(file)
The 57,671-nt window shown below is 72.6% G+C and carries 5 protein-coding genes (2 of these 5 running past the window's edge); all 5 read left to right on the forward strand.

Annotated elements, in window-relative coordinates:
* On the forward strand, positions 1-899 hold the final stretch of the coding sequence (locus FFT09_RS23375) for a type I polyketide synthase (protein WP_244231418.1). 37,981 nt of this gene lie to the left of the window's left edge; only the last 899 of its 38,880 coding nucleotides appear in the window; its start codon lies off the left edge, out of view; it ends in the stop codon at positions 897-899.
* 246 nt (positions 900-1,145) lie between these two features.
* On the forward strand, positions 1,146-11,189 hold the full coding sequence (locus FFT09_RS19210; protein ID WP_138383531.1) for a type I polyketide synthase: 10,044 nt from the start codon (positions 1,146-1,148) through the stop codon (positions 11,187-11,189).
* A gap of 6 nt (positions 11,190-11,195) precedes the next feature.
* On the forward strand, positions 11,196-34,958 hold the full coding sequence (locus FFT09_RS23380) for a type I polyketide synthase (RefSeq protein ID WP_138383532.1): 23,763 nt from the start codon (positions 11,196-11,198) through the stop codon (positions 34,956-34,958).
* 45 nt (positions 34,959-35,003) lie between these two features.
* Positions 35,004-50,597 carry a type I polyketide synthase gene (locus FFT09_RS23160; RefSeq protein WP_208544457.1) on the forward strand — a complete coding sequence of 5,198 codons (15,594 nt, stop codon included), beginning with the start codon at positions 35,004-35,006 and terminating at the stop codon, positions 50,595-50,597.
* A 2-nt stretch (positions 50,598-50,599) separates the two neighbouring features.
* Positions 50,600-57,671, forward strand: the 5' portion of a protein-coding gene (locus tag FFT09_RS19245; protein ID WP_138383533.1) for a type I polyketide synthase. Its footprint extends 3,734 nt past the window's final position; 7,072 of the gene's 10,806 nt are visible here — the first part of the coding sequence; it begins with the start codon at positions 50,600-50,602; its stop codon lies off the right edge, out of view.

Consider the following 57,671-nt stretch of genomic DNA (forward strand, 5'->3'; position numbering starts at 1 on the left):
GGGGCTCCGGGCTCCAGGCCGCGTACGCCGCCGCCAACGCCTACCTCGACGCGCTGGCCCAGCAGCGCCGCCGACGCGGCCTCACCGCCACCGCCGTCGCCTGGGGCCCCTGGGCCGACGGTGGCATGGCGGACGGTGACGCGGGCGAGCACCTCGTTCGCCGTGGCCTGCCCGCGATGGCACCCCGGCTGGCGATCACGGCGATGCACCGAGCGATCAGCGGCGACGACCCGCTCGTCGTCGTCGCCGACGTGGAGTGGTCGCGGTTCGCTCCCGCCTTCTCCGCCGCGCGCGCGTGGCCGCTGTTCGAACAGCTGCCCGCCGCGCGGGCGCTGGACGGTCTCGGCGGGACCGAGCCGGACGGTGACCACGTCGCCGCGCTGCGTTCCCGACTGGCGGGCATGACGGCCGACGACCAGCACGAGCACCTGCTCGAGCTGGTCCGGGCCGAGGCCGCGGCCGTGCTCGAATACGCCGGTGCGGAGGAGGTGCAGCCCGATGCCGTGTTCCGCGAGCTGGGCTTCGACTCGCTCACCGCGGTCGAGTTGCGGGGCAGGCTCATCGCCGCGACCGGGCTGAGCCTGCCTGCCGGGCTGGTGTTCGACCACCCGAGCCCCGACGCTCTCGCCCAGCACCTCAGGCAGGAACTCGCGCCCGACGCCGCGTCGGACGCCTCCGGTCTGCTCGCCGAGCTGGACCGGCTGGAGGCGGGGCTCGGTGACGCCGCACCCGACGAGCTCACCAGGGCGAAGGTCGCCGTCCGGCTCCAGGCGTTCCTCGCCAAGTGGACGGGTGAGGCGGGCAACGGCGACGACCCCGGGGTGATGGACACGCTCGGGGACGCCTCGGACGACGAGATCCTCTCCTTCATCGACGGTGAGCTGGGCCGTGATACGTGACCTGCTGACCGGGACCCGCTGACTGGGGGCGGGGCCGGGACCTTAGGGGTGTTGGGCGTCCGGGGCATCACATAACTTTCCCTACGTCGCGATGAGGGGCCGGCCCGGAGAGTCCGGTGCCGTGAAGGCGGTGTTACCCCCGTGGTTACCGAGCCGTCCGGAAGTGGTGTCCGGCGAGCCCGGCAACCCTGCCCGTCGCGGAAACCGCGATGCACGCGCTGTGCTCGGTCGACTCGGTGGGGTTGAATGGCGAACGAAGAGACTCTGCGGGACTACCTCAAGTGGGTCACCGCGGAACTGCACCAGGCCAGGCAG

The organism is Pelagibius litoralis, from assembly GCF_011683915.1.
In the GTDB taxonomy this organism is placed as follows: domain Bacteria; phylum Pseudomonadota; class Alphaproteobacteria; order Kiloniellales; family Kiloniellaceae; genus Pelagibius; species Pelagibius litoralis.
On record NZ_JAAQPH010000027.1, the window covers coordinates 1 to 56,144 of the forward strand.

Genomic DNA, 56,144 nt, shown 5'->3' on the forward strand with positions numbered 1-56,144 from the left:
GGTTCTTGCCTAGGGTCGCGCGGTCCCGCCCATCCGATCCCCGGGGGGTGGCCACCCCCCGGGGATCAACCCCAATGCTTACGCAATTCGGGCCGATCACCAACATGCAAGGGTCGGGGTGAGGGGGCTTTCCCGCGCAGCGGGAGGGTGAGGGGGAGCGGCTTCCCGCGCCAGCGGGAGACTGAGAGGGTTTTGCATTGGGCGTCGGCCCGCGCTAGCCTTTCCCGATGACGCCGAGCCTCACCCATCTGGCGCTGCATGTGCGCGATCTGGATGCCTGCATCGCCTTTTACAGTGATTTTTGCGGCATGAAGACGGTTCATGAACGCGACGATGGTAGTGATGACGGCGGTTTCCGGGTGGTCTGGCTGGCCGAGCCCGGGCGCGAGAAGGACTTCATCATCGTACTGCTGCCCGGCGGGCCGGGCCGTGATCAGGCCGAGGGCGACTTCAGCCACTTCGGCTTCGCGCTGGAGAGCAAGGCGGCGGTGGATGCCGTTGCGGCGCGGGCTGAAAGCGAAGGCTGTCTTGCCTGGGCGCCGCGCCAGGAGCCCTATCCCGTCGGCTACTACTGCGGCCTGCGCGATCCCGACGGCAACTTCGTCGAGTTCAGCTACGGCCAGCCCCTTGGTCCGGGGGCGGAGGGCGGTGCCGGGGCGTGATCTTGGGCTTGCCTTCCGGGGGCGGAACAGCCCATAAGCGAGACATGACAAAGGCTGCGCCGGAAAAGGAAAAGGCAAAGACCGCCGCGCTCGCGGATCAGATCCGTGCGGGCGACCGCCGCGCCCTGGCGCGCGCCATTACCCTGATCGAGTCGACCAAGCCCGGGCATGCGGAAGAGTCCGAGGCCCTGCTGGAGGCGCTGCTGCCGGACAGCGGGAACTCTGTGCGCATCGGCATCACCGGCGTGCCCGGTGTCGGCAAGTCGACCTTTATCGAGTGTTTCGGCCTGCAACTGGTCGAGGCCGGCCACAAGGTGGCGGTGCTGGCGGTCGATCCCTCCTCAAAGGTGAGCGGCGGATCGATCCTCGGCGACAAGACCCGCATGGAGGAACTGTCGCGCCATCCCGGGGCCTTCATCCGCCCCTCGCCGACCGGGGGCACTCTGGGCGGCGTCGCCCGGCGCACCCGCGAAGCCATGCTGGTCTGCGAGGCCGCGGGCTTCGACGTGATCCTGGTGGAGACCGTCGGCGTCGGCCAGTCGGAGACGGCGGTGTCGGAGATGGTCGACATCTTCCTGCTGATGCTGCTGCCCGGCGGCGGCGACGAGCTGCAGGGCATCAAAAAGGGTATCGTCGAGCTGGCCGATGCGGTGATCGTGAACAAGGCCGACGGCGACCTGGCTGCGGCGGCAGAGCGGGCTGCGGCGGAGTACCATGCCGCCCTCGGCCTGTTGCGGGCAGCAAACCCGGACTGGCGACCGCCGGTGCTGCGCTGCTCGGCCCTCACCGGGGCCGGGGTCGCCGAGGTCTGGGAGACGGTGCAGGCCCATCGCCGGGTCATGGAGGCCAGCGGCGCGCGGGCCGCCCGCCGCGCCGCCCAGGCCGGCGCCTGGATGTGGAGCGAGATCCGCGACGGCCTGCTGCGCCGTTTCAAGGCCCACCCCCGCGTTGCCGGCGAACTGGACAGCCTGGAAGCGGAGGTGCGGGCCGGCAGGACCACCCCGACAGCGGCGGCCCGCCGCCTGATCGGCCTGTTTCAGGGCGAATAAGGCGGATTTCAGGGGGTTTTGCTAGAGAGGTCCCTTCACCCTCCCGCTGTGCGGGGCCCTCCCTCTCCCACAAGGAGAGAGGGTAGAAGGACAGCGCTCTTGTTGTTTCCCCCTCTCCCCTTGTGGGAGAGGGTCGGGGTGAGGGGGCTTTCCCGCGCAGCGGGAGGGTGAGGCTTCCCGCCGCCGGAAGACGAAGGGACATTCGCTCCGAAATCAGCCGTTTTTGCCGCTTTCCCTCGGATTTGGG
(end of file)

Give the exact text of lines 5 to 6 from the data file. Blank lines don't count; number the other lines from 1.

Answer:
* On the forward strand, positions 1,146-11,189 hold the full coding sequence (locus FFT09_RS19210; protein ID WP_138383531.1) for a type I polyketide synthase: 10,044 nt from the start codon (positions 1,146-1,148) through the stop codon (positions 11,187-11,189).
* A gap of 6 nt (positions 11,190-11,195) precedes the next feature.